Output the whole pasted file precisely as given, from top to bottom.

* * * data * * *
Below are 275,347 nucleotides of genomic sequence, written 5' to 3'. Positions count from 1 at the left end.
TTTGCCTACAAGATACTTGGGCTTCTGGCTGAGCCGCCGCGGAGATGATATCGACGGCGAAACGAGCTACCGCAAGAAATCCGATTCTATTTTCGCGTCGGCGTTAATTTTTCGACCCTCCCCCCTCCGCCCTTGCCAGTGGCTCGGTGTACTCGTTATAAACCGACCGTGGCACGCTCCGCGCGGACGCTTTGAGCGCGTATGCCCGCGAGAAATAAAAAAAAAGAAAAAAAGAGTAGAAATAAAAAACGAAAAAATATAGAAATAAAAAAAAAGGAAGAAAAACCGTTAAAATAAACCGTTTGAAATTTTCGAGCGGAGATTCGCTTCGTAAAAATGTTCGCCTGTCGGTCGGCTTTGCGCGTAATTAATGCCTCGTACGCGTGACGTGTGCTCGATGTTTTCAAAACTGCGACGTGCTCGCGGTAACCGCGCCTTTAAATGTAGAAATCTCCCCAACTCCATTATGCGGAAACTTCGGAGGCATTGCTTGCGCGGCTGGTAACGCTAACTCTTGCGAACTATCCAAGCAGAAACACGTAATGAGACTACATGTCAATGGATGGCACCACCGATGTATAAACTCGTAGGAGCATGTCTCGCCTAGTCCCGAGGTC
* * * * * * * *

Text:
Below are 275,347 nucleotides of genomic sequence, written 5' to 3'. Positions count from 1 at the left end.
TTTGCCTACAAGATACTTGGGCTTCTGGCTGAGCCGCCGCGGAGATGATATCGACGGCGAAACGAGCTACCGCAAGAAATCCGATTCTATTTTCGCGTCGGCGTTAATTTTTCGACCCTCCCCCCTCCGCCCTTGCCAGTGGCTCGGTGTACTCGTTATAAACCGACCGTGGCACGCTCCGCGCGGACGCTTTGAGCGCGTATGCCCGCGAGAAATAAAAAAAAAGAAAAAAAGAGTAGAAATAAAAAACGAAAAAATATAGAAATAAAAAAAAAGGAAGAAAAACCGTTAAAATAAACCGTTTGAAATTTTCGAGCGGAGATTCGCTTCGTAAAAATGTTCGCCTGTCGGTCGGCTTTGCGCGTAATTAATGCCTCGTACGCGTGACGTGTGCTCGATGTTTTCAAAACTGCGACGTGCTCGCGGTAACCGCGCCTTTAAATGTAGAAATCTCCCCAACTCCATTATGCGGAAACTTCGGAGGCATTGCTTGCGCGGCTGGTAACGCTAACTCTTGCGAACTATCCAAGCAGAAACACGTAATGAGACTACATGTCAATGGATGGCACCACCGATGTATAAACTCGTAGGAGCATGTCTCGCCTAGTCCCGAGGTC